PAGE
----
American Committees of Correspondence

The American colonists formed the Committees of Correspondence to act as an information network that would essentially maintain correspondence and communication between the thirteen colonies. Members of these committees wrote pamphlets that were distributed throughout the colonies, and called meetings of all colonial committees to deal with problems with the British government. The intercolonial committees were based on models established in Massachusetts and Virginia, and, by 1774, all the colonies except Pennsylvania had established their own committees. There also were individual committees formed in the different communities within each colony. The Committees of Correspondence played a central role in the coming of the American Revolution. Because there was no preexisting communication network in the colonies, the committees tied the colonies together and united them in a common cause against England. It was the Committees of Correspondence that distributed the call for a Continental Congress in 1774. Samuel Adams proposed the establishment of the first Committee of Correspondence at a Boston town meeting in November 1772. The committee began after Adams and his group of patriots learned that the salaries of British officials in the colonies were to be paid from revenue received from the Townshend Duties. Shortly after its establishment, the Boston committee set to work writing a declaration that came to be known as the Boston Pamphlet. Addressing issues of natural rights and listing specific grievances against the British Parliament, it claimed that the British were out to enslave the American colonists. The grievances included such things as taxation without representation, unlawful force used by the British army in Boston, and Parliament’s assertion in the Declaratory Act that it possessed sovereign authority over the colonies. The Boston committee printed hundreds of copies of the pamphlet and distributed it throughout Massachusetts. By spring 1773, Committees of Correspondence had formed in other colonies. It was these committees that rallied to the support of Boston during the tea crisis that led to the Boston Tea Party. After the passage of the Coercive Acts, several committees, many outside Massachusetts, pledged their support for Boston and denounced the acts. In March 1773, Thomas Jefferson, Richard Henry Lee, and Patrick Henry submitted a resolution to the Virginia House of Burgesses, which proposed the creation of a standing Committee of Correspondence. Members wanted a permanent committee that could alert the other colonial assemblies to possible threats from the British government. The resolution came in response to the Gaspee affair, which began in June 1772, when a British customs vessel, the Gaspee, ran aground near Patuxet, Rhode Island. More than 100 raiders boarded the stranded vessel, drove off the crew, and set it afire. The British government sent a commission to the colonies to look into the destruction of the Gaspee, and approved the commission’s recommendation to expedite the individuals accused of the destruction, along with witnesses and evidence, to England for trial. Although no witnesses stepped forward to name the raiders, the colonists viewed this policy as a violation of their right to trial by a jury of their peers. This was just one of the dangers that Jefferson, Lee, and Henry referred to in their resolution for a permanent Committee of Correspondence. Anticipating the upcoming War for Independence (in fact, fighting at Lexington and Concord had already occurred), in November 1775 the Continental Congress created a special committee to communicate with foreign powers on behalf of the American colonies. The original members of the committee were Benjamin Franklin, John Dickinson, and Robert Morris from Pennsylvania, Benjamin Harrison and Thomas Jefferson from Virginia, and John Jay from New York. Their goal was to appoint several diplomats to travel to Europe and assess how the European countries viewed the American war. The committee was most interested in the opinion of France, which was England’s longtime enemy and which the committee believed would support the American colonists in their bid for independence. Indeed, the delegates convinced the French, and, in 1778, France allied itself with the Americans in the Revolution. Lisa Guinn See also: Patriots; Revolutionary War; Sons of Liberty. Bibliography Martin, James Kirby. In the Course of Human Events: An Interpretive Exploration of the American Revolution. Arlington Heights, IL: Harlan Davidson, 1979. Middlekauff, Robert. The Glorious Cause: The American Revolution, 1763 1789. New York: Oxford University Press, 1982.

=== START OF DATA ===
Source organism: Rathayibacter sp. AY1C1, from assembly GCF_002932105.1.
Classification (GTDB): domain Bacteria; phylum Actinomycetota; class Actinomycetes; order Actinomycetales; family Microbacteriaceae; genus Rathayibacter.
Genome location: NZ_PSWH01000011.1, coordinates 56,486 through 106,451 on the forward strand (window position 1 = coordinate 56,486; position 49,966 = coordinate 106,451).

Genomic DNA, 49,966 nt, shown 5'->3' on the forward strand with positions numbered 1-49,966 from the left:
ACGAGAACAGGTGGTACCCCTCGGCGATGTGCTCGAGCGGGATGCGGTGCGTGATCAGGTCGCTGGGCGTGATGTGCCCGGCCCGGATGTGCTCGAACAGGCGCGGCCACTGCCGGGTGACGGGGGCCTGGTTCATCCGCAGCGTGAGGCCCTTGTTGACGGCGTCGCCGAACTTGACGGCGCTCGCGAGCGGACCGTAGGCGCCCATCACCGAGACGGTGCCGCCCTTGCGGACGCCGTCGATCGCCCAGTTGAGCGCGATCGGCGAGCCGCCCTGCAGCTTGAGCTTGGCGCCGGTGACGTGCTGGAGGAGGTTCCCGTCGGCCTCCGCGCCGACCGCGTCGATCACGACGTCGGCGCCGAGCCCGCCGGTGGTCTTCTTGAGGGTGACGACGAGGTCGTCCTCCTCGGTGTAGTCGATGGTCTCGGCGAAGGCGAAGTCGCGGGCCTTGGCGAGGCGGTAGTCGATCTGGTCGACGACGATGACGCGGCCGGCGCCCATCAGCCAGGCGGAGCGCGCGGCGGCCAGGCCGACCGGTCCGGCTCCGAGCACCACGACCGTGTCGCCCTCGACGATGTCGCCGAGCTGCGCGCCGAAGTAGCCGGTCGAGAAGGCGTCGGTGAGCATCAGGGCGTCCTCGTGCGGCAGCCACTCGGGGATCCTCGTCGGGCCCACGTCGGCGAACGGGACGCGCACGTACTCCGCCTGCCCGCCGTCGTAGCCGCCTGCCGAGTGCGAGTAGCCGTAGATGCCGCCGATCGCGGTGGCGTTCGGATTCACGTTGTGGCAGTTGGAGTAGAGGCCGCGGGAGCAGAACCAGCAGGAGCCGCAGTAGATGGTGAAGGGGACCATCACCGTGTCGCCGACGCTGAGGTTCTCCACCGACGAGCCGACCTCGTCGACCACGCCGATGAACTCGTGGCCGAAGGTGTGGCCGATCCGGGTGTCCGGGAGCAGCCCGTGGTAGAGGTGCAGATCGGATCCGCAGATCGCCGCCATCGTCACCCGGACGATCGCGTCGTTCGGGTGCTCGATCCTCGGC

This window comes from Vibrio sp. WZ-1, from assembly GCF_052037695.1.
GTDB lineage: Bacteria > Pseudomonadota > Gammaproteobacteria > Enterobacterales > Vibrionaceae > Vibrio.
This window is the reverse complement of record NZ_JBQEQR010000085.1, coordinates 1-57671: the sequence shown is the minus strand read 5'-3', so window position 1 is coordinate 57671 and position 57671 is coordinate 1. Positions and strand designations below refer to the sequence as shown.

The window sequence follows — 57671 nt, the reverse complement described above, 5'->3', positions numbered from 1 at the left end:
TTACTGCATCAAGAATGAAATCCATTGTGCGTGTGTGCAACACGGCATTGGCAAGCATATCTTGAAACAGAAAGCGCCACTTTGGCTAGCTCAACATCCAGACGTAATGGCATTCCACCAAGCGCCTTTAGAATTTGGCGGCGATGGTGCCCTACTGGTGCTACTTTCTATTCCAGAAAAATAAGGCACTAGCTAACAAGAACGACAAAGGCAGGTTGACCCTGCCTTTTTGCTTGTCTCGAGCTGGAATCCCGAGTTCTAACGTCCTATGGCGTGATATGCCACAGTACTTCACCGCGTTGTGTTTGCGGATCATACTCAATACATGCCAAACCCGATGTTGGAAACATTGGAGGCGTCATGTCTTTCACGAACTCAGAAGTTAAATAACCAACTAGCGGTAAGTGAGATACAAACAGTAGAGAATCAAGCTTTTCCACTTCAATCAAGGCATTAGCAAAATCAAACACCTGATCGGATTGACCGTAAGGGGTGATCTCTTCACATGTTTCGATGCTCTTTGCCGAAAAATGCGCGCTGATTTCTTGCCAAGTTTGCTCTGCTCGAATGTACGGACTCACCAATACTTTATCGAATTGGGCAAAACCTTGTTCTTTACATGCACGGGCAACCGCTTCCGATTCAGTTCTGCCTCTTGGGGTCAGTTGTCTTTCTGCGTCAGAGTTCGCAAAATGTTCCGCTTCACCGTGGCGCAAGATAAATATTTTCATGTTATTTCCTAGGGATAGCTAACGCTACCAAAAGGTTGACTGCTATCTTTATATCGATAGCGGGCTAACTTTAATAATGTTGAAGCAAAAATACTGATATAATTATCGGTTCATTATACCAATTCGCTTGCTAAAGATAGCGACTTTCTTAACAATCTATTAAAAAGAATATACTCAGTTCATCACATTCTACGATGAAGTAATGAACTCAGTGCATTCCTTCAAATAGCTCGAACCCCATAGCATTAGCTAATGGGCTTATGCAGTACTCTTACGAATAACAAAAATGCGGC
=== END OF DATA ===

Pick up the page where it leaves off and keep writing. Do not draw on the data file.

Committees Of Correspondence Of The American Revolution…: Edward … Presentation “Causes of the American Revolution 8 th Grade History.” The Working Man’s Rare Coins For Sale – Bicentennial Medals

Leave a Reply

96 − 94 =